- Polish-American Catholicism: A Case Study in Cultural Determinism
Why is it,” lamented Bishop Ignatius F. Horstmann of Cleveland, “that only the Poles cause trouble?”1 The bishop’s exasperated query reflected the frustration of many in the Roman Catholic hierarchy in America who were weary from years of disagreement, dispute, and dissent within not only the Polish ethnic laity but their clergy as well. To many in the hierarchy the fractious Poles were at best a constant nuisance, at worst a seriously insubordinate group of insurgents who refused to accept legitimate ecclesiastic authority. But why was it, as the bishop asked, that the Poles caused so much trouble? Why not the Italians, the Irish, or the many other peoples who maintained the Roman Catholic faith in their adopted land? Why the Poles?
Historians long ago identified many reasons why people chose to migrate, dividing these into “push” and “pull” factors—those that caused the immigrants to decide to leave their native land and those that beckoned them to a particular place as their new home. Among the “push” factors that motivated people to leave their original lands were a spectrum of negative issues such as wars, crop failures, famines, epidemics, unemployment, lack of religious or personal freedom, political or cultural repression, and forced military conscription. Perhaps because these reasons are considered negative, as motivations that force people to migrate rather than opportunities that summon them to a better life, historians long believed that the experience of immigrants in America was largely shaped by the traumatic upheaval in their lives occasioned by leaving all that was familiar behind them to move to a land that was foreign in nearly every sense. Oscar Handlin, a leading exponent of this interpretation, titled his pioneering work The Uprooted, a perfect description of the work’s focus on the social disorganization that he saw attending people torn from their traditions and values, thrust into a land whose culture was as alien as its language, and [End Page 1] forced by the demands of base survival to abandon their old ways in favor of those of the host culture.2 Similarly, those scholars who have focused their research on immigrant communities, and especially the independently-minded Poles, have tended to concentrate on immigrant responses to ambiguity, the new freedoms of the American environment, or perceived grievances against the Catholic hierarchy. Chief among the early works of this kind was the classic Polish Peasant in Europe and America by William I. Thomas and Florian Znaniecki. Informed by the social disorganization theories of the Chicago School of sociologists, the work focused, not surprisingly, on examples of social disintegration in the Polish immigrant community. Clearly, this approach leads in only one direction. Moreover, it does not explain why the Poles reacted to the same environment encountered by Italian, German, Spanish, French or other European Catholics, but with decidedly greater religious dissent and even schism.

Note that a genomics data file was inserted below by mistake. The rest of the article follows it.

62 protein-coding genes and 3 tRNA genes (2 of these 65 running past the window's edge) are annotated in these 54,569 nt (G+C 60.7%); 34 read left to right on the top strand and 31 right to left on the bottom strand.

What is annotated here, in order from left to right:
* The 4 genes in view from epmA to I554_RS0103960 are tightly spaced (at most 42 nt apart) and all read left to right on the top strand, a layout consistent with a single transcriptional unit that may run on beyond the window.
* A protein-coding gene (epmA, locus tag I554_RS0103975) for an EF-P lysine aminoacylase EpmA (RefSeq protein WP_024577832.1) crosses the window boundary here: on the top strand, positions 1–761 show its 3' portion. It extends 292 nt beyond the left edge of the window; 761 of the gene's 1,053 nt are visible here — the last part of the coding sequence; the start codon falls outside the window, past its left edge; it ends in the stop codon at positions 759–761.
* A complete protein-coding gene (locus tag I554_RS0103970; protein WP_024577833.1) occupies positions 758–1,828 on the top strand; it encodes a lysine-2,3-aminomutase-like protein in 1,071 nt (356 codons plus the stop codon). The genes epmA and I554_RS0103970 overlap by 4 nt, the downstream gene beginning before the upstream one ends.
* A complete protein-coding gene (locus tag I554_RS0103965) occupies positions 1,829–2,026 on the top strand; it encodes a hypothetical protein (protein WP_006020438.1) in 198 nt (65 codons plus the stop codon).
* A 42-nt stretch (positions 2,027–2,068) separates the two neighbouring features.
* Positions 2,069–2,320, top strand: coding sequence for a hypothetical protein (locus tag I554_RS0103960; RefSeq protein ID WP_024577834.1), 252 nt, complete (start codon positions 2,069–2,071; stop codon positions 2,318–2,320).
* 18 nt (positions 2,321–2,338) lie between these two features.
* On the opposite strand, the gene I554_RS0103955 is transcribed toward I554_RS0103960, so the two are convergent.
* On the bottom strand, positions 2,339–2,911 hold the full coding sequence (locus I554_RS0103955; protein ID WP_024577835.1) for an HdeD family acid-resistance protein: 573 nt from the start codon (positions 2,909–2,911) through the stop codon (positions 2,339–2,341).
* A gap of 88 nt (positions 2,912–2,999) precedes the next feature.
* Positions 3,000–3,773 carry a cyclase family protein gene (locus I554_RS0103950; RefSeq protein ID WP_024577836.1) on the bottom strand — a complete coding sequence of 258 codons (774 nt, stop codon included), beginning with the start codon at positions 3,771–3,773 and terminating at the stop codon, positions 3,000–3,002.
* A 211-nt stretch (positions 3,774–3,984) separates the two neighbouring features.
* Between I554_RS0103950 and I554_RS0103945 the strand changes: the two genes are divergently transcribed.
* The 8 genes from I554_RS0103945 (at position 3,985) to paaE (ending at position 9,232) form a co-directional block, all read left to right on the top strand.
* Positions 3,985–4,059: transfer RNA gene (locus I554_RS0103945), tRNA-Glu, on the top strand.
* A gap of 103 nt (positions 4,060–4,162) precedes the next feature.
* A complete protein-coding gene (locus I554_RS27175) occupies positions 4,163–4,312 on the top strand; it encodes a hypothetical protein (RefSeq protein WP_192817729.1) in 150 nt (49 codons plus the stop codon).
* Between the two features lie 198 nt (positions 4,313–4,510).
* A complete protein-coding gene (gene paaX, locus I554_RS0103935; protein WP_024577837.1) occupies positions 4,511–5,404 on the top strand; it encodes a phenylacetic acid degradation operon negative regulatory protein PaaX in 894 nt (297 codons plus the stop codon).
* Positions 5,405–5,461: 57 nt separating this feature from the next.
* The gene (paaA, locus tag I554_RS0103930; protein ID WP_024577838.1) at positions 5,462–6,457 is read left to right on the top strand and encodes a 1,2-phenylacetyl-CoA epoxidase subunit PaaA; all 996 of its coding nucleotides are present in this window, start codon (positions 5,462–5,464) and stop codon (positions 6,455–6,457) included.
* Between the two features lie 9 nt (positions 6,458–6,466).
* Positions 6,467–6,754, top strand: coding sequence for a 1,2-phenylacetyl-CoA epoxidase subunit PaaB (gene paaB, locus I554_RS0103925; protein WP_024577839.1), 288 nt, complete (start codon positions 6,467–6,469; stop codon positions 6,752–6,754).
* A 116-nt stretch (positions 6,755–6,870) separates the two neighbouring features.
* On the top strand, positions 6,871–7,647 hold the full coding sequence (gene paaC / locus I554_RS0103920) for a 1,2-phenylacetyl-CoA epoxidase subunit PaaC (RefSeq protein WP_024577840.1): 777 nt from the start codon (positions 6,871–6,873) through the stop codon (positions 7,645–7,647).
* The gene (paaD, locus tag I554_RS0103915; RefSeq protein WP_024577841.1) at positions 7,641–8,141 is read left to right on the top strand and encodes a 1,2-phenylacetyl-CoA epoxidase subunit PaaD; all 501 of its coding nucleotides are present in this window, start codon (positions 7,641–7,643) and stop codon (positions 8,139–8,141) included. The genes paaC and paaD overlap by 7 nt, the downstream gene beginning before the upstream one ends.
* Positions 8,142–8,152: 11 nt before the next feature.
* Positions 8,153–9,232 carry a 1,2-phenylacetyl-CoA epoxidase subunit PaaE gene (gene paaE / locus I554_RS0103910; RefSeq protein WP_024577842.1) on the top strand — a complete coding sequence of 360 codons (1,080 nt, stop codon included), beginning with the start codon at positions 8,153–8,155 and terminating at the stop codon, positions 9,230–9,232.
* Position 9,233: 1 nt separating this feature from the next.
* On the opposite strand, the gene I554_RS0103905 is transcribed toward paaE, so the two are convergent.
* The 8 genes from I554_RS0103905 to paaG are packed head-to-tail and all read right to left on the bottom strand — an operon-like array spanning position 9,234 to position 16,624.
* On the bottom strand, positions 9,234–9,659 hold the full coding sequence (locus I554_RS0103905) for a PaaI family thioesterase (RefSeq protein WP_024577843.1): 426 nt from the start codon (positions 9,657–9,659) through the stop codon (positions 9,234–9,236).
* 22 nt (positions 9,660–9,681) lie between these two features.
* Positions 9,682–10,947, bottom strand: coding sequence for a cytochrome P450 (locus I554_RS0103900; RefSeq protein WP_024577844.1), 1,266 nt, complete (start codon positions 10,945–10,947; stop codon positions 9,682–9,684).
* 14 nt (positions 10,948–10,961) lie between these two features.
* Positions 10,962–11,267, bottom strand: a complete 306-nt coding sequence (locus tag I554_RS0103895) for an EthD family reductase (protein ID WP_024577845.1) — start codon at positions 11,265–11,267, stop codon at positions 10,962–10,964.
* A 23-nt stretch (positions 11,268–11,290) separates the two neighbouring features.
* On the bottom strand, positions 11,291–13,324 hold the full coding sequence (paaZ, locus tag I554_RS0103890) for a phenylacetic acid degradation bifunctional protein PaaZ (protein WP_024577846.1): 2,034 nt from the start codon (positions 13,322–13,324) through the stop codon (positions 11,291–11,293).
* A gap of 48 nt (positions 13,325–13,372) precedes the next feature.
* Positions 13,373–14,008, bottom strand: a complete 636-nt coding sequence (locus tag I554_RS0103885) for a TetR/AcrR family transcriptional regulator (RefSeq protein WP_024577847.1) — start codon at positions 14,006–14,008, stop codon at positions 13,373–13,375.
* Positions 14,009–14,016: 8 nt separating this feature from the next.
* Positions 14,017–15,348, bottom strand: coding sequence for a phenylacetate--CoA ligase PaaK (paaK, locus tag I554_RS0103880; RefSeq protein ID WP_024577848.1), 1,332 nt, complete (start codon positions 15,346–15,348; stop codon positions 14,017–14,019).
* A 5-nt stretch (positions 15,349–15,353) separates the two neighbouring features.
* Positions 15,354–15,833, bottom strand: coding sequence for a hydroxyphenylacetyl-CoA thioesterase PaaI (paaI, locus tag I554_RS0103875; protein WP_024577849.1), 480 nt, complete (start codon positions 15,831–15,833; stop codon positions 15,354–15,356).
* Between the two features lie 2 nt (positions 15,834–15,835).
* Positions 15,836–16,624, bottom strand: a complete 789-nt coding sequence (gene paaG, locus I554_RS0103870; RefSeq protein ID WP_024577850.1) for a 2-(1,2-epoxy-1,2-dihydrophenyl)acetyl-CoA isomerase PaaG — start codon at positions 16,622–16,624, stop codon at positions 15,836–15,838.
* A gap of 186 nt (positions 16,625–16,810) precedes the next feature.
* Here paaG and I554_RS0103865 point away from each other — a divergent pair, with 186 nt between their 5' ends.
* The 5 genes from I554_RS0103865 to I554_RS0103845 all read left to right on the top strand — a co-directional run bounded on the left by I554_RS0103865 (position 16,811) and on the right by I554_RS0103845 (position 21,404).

Only during the past generation have revisionist historians seriously explored John Bodnar’s interpretation presented in his seminal work The Transplanted, whose title succinctly presents his thesis of European immigrants transplanted to America.3 Rather than torn from their roots, they bring their roots with them to be planted and nurtured in the new soil. Far from the traditional view of helpless pawns arriving with only the clothes on their backs, they were people who chose to migrate, people with initiative and aspirations. As Alan M. Kraut has noted, “weak, beaten men and women do not undertake transatlantic journeys to far-off lands unless they are herded aboard ship at gunpoint.”4 Most may have been poor, but they were not the “wretched refuse” made famous in Emma Lazarus’s “The New Colossus” recited at the dedication of the pedestal of the Statue of Liberty. Rather, they were the young, the brave, the imaginative, the ambitious, and the determined. They were people who made thoughtful and intelligent decisions in efforts to forge a better life for themselves and their families. With them they brought their Old World experiences and traditions, the cultural tools they adapted to meet the new challenges of urban America, in the process drawing upon their original culture...